We recommend that fathers play an active role in the decision-making process, especially when it comes to talking about custody arrangements and parenting plans. Parents have the same responsibilities and access rights to their children.

    Develop a parenting plan to provide consistency

    Separation and divorce are a time of change for everyone involved, including both parents and the children.

    To ensure everyone understands their responsibilities and how parenting matters should be handled moving forward, a parenting arrangement should be developed. This could include details such as where the child lives and custody schedules, as well as how decisions are to be made.

    If you and your former partner plan to co-parent, a parenting arrangement can help to outline each of your responsibilities, as well as provide consistency to your kids.

    You can learn more about co-parenting here.

    Keep the kids out of disputes

    Your children should never be involved in arguments or disagreements you may have with their other parents. Nor should they be used as messengers or pawns in your relationship.

    Your child/ren has the right to have a meaningful relationship with both of their parents, and even though they may have done something that has hurt or upset you, this is not something that a child should be burdened with.

    If you do need to talk about the other parent to your children, ensure you do so in a healthy and positive way.

    Listen to your child

    During the early days of a separation, it can be common for parents to try to shield their kids from the reality of the situation.

    While we highly recommend that you don’t let the kids be involved in disputes, however, we also suggest that you take the time out to listen to your children about their thoughts.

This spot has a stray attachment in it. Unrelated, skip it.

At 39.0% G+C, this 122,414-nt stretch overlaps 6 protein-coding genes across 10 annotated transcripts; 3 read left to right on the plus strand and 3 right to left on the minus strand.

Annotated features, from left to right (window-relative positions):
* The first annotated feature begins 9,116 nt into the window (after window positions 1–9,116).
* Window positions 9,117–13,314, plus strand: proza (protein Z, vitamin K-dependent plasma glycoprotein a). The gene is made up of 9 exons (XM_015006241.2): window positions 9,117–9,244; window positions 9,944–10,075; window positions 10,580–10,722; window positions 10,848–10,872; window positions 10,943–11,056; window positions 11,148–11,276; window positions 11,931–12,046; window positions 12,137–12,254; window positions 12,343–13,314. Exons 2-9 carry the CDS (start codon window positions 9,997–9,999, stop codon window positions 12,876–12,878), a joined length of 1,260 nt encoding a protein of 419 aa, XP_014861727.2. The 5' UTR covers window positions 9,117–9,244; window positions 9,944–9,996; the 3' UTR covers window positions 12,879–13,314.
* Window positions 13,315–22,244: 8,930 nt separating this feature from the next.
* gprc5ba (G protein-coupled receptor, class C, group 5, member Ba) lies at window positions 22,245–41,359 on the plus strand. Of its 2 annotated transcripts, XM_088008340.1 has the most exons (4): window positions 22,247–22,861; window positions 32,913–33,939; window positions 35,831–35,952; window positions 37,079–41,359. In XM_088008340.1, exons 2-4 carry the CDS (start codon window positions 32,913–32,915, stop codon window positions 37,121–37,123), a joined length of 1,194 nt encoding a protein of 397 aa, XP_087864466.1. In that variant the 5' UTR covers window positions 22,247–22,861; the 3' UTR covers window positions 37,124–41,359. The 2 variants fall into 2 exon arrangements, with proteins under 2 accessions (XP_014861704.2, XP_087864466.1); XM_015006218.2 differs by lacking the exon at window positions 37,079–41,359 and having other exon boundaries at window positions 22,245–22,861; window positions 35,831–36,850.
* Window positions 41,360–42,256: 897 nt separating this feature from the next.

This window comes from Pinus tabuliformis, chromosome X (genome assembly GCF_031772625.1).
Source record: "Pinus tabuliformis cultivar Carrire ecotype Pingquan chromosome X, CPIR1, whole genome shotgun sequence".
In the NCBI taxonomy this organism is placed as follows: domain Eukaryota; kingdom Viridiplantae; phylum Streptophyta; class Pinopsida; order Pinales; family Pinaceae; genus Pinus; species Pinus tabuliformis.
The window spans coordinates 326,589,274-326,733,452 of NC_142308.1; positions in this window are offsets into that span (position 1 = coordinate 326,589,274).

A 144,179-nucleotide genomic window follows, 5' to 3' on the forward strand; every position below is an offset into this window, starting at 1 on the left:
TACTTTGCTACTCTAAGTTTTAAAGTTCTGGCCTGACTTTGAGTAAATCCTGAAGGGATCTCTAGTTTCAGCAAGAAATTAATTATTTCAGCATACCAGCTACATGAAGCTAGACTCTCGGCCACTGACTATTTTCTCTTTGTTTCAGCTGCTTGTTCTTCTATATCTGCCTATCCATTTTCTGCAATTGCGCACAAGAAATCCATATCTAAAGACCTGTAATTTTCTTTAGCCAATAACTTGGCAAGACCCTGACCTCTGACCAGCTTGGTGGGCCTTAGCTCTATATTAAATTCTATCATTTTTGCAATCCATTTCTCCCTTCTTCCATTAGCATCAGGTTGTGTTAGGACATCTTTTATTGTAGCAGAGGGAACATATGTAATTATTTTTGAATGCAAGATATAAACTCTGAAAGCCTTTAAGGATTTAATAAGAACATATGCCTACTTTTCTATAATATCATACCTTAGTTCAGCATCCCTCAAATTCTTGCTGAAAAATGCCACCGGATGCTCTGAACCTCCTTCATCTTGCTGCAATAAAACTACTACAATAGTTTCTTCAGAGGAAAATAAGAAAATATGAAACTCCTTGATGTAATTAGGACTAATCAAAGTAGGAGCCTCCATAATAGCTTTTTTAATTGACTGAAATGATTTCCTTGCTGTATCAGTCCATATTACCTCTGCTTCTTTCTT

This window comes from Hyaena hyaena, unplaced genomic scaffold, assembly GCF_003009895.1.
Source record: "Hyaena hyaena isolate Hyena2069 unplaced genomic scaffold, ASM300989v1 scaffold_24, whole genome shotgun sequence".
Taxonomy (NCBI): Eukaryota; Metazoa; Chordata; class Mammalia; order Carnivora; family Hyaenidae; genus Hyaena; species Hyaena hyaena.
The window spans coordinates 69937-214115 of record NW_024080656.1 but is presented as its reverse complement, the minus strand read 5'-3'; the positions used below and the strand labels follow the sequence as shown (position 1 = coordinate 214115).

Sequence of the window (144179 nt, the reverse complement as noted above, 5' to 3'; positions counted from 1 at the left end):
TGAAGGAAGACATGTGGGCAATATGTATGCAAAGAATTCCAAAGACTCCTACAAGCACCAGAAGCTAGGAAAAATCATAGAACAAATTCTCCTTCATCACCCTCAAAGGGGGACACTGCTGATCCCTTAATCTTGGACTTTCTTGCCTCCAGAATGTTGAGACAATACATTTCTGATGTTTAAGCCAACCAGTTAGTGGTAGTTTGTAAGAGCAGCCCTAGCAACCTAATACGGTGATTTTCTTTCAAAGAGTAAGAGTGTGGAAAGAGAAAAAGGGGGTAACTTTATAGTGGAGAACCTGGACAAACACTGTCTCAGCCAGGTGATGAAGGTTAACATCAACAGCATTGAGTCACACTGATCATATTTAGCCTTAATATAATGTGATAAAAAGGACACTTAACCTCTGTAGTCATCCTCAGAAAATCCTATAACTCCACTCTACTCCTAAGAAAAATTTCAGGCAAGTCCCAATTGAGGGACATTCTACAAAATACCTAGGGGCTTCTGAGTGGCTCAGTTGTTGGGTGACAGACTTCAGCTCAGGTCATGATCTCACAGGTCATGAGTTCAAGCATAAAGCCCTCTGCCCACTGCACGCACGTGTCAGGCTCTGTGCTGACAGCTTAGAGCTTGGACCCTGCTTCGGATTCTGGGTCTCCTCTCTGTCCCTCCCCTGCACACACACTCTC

Children are often keen observers and aware of the situation, and they may even have an opinion – after all they are a stakeholder in the situation.

    Make sure you ask them how they are feeling and understand their thoughts. You may find that over time they become more open and comfortable with you as well, which can help to strengthen your relationship.

    Take care of yourself

    One of the best things you can do for your child is to take care of yourself including your emotional and psychological needs. This may mean that you undertake counselling or therapy to discuss your thoughts and feelings.

    Talk to a family lawyer

    Many people think they only need to talk to a lawyer when they are involved in a legal dispute or matter already, but that is not the case.

    You can talk to a family lawyer at any point – whether you’re just enquiring about something or already involved in a complex legal matter.

    For example, if you’re contemplating separation but you want to know where you stand legally as a parent, you’re already involved in a divorce and need help understanding the steps you need to take, or your former partner is withholding your child from you, you can talk to a family lawyer.

    A family lawyer who is experienced in divorce, separation and parenting matters can provide you with advice and information to help you make informed decisions, as well as negotiate and represent you in legal disputes too.

    Don’t leave your parenting matter until it’s too late, be proactive and discuss it with a family lawyer today.

    Unified Lawyers can help you

    If you’re looking for a family law firm with excellent experience in parenting and child custody matters, then here at Unified Lawyers, we can help you.

    Our team is very well versed in all kinds of family law matters, including divorce and separation as well as family law matters involving parents and fathers rights. So, whether you’re concerned about your rights as a father, you want to ensure that you’ll be able to spend time with your child or you’re trying to understand your options and rights after separation in Australia, our team is here to help with your family law matter.

    We also offer a free, no obligation consultation. Call us on 1300 667 461 or book in to see us at one of our family law firms in Brisbane, Melbourne, and Sydney.

    Unified Lawyers Alex Burne

    Alex Bourne

    Author
    Alex practices almost exclusively within Family Law, where he has extensive experience in all family law related matters, including Property, Parenting, Divorce, LGBTI property settlements, De-Facto Relationships and Child Support. Alex regularly appears before the Federal Circuit and Family Court of Australia in often complex Family Law litigation including Parenting and Property matters.